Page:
Wednesday, November 19, 2008



On the Issues - Straight Talk with Hank

NAFTA and its impact on Texas Agriculture

...TTC is the NAFTA super-highway from Mexico all the way to Canada. And if that is allowed to happen we will kill our entire vegetable industry in the United States.

Every vegetable you eat will come from Mexico or Central America. . ...

Transcript of Straight Talk with Hank on NAFTA

You know, NAFTA was a federal treaty that our government entered into with Mexico and Canada. It, just like the Trans-Texas Corridor (TTC), was done without the input of the people. We didn't get to vote on it. We didn't get to vote on the TTC.

I have a couple of problems with NAFTA.

What NAFTA ultimately did, or has done, is practically killed the fruit and vegetable market in the state of Texas. By the time our farmers are putting the seed in the ground to plant those vegetables, we're receiving those very same vegetables across the border from Central America and Mexico. They're hitting our grocery markets at the very same time our farmers are putting the seeds in the ground. So NAFTA has taken away any and all early markets away from our farmers. Which is where they used to make their money.

One example I use all the time is watermelons because people traditionally in East Texas can't wait until the first watermelons get to the grocery store. Well, when our farmers are putting the watermelon seed in the ground in the early spring, we're getting watermelons out of Central America. If you'll take notice in the grocery store, those first melons will sell for five or six bucks a piece. I mean, pretty good money for a melon. By the time our Texas melons hit the market, they're worth 99 cents a piece in the grocery market. And that, at best, in a good year, is break- even cost for the farmer. And consequently, we've lost the biggest majority of our vegetable market in Texas.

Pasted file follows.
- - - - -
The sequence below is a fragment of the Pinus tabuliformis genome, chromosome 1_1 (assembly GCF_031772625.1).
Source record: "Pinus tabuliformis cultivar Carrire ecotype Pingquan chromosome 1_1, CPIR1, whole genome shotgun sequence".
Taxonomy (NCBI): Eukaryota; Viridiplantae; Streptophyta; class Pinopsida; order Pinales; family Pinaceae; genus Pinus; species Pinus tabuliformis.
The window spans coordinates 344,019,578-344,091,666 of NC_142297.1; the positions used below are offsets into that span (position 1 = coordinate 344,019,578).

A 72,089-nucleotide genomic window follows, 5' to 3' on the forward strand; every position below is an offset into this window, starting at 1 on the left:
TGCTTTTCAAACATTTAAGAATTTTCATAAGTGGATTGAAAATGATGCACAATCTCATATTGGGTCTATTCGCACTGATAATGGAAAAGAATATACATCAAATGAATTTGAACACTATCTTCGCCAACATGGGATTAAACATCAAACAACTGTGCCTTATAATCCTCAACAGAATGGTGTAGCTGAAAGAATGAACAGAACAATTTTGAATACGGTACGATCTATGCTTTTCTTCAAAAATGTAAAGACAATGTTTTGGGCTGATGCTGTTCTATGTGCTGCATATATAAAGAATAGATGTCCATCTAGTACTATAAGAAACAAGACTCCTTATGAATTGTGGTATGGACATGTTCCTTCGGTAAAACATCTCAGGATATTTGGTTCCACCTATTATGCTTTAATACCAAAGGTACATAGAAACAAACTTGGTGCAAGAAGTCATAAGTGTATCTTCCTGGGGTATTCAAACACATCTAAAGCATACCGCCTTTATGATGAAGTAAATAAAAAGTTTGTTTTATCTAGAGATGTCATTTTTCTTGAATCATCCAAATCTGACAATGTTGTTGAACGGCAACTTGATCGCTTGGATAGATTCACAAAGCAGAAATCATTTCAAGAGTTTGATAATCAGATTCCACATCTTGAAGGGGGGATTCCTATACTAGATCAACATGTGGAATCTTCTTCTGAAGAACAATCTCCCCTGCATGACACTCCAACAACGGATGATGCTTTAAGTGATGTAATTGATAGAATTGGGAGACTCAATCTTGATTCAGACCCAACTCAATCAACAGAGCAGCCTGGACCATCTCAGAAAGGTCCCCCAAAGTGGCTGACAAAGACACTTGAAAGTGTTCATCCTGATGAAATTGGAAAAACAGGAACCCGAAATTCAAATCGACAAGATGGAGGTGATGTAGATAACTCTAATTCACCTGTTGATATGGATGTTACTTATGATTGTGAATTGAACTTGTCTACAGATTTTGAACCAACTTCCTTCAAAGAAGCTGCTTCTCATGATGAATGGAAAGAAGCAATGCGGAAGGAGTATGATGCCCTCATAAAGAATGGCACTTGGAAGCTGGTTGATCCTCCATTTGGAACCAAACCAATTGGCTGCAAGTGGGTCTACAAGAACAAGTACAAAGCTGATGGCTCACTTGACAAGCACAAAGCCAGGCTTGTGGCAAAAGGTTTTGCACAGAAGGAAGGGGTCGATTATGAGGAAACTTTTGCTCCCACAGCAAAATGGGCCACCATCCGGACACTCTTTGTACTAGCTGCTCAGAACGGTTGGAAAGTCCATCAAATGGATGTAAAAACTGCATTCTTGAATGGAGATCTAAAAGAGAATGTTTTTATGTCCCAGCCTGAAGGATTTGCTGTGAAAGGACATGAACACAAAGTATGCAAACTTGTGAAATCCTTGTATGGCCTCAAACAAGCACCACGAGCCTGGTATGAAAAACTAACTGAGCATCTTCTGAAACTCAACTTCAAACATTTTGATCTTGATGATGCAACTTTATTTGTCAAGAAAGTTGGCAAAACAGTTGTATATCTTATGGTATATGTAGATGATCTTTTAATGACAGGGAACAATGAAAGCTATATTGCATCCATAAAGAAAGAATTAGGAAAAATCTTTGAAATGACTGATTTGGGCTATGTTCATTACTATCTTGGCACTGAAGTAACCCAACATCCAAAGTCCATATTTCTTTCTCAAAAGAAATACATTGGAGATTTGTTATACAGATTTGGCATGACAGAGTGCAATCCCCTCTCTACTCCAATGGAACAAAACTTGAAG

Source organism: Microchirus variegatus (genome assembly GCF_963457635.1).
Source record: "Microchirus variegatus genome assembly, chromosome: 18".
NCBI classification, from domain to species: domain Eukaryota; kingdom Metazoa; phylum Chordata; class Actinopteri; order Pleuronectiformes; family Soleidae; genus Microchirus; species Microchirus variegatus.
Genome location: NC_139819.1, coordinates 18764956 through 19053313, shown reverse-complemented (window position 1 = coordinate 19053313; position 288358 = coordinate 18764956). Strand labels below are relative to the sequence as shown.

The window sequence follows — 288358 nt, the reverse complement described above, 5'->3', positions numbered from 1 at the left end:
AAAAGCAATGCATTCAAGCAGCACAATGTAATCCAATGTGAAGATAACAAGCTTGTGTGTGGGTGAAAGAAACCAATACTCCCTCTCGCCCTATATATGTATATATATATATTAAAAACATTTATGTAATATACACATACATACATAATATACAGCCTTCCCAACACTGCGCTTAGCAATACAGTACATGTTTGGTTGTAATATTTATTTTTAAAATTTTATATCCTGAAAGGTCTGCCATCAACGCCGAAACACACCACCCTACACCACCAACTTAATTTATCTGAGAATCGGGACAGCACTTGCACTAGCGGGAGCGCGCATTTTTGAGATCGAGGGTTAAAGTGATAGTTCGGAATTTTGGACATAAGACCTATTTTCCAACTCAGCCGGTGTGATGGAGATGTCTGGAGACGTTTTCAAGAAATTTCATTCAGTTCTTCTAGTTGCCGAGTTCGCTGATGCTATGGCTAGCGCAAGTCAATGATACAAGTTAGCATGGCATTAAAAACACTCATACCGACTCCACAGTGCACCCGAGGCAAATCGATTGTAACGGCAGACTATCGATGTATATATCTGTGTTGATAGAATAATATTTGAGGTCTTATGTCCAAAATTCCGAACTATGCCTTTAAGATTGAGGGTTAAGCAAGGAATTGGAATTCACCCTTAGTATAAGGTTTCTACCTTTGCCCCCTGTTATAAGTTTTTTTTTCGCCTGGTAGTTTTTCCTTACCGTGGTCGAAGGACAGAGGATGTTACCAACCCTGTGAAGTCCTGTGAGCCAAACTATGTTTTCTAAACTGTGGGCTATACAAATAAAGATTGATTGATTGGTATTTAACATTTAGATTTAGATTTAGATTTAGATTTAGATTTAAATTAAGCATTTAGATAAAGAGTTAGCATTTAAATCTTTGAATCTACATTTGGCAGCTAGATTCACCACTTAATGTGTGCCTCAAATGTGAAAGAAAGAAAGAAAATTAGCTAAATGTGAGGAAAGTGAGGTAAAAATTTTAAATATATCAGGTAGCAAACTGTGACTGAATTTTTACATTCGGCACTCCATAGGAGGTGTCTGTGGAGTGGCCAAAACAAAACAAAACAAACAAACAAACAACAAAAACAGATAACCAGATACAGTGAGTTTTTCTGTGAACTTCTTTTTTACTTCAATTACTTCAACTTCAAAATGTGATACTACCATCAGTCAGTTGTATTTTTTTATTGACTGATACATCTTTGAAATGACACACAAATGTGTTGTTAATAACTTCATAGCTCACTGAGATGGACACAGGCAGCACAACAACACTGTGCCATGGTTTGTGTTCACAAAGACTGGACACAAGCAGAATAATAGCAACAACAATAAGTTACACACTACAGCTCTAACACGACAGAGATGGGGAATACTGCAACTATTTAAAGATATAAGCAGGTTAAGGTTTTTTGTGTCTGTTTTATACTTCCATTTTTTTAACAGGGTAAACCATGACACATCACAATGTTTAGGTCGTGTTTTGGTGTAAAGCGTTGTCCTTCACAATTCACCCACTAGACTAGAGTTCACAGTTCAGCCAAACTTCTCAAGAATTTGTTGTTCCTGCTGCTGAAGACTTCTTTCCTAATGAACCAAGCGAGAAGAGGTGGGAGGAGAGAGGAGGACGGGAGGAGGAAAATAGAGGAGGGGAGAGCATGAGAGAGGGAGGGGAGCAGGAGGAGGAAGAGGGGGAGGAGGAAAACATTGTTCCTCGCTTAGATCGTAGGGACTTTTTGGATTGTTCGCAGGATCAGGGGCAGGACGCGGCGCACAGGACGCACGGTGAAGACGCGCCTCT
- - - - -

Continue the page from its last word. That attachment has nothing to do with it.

This relates a lot to TTC because TTC is basically known as the NAFTA super-highway. It's supposed to reach from Mexico all the way to Canada. And if that is allowed to happen we will kill our entire vegetable industry in the United States. Every vegetable you eat will come from Mexico or Central America. Or other Latin producing countries closer to the equator.
We had an agreement prior to NAFTA with Mexican authorities where we could move live cattle back and forth across the border. Because of BSE [Bovine Spongiform Encephalopathy a.k.a. Mad Cow Disease], Mexico has restricted movement of live cattle into or through their country for going on 26 months now. Canada is the same way. We can't move live cattle into Canada.

There are American ranchers who have live cattle in Canada and can't get them out because of the BSE. However, we're still allowing Mexico to bring live cattle into the United States. Over 150,000 head a month.
Those types of things have made NAFTA a killer to Texas agriculture. The NCNB, the National Cattleman's Beef Board, junior board, met with Texas Agricultural Commissioner Susan Combs in February.

Their main issue was that they wanted progress made in opening up the borders to Mexico for live cattle exports. Susan Combs looked them dead in the eye.

I know this because two of the board members at the meeting told me this. She looked at them perplexed and told them as far as she knew the border was open to exports. And they assured her that it wasn't.

And then half-hearteningly, jokingly, because I've had the opportunity to hear Ms. Combs a couple of different times, and she really thinks she is kind of humorous. But she looks across the desk at them and kind of half-jokingly says, "Well look at it this way guys, at least they can't send cattle over here either." So they presented the documents to her where 1.395 million head came across in '05. And 150,000 head came across in January '06.

So there again lies the problem when you have a career politician running an office that really matters. It means something.

I intend to try and work out, negotiate with the Mexican government, to see what we can do.

Back in the days when John C. White and Jim Hightower were Commissioners problems like that never got to their office. Because they had staff in place along the border that could work out things across the border with their counterparts and it never even made it to Austin.

And I want to build that relationship back with Mexico.

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